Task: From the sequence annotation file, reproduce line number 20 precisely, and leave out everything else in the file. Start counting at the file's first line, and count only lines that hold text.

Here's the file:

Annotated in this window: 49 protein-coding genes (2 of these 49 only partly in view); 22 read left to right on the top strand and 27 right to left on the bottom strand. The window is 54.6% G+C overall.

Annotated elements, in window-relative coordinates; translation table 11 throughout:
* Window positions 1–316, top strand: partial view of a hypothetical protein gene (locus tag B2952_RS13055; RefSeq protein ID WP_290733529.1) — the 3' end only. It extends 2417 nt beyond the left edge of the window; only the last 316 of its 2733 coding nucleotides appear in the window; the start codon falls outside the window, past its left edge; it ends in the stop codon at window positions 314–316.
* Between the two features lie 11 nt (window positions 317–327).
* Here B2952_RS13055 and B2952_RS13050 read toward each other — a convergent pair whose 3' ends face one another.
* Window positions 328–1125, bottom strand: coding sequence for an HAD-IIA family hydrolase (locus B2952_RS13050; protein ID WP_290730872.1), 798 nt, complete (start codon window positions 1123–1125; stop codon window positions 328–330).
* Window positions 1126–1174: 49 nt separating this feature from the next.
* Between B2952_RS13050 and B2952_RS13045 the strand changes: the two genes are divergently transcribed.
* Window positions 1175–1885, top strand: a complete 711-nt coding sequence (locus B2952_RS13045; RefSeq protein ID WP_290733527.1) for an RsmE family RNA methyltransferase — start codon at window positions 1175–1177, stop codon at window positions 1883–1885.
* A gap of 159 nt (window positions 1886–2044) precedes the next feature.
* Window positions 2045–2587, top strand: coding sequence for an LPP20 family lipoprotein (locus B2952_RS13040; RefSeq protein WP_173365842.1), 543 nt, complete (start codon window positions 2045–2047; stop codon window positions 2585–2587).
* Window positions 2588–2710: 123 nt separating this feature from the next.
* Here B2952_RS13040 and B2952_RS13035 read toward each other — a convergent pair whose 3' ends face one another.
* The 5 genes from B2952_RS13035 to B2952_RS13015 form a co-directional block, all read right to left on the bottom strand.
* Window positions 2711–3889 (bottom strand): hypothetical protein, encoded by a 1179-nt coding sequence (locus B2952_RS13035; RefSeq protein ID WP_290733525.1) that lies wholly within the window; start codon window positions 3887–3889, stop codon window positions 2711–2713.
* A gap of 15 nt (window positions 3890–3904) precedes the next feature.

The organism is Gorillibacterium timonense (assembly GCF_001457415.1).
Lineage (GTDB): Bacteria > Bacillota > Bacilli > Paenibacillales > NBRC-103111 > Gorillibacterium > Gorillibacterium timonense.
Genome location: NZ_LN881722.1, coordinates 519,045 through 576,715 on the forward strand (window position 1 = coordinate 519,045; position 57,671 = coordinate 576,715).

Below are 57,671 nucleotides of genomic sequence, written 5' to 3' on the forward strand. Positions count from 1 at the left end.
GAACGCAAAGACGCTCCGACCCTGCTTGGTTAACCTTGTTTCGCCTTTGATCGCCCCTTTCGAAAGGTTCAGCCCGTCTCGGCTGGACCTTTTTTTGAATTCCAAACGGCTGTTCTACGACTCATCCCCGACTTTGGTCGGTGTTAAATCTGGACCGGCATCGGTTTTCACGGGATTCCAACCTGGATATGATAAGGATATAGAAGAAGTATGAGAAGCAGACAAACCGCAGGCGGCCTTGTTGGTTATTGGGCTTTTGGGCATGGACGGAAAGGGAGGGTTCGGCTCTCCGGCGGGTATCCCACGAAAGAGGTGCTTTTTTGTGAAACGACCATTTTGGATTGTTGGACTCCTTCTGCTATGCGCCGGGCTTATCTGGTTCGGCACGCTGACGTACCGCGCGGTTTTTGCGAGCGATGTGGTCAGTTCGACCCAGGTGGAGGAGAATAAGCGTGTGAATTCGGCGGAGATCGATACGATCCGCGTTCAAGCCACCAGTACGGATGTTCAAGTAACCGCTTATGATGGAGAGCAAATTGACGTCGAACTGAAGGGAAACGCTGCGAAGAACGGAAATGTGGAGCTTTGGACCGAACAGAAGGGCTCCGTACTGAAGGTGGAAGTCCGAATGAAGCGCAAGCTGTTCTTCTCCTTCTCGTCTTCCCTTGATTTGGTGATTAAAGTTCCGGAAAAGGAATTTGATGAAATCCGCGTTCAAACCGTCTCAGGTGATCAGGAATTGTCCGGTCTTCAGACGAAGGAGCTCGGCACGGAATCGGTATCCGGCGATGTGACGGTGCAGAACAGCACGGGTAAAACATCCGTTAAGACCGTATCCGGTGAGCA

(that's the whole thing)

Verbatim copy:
Below are 57,671 nucleotides of genomic sequence, written 5' to 3' on the forward strand. Positions count from 1 at the left end.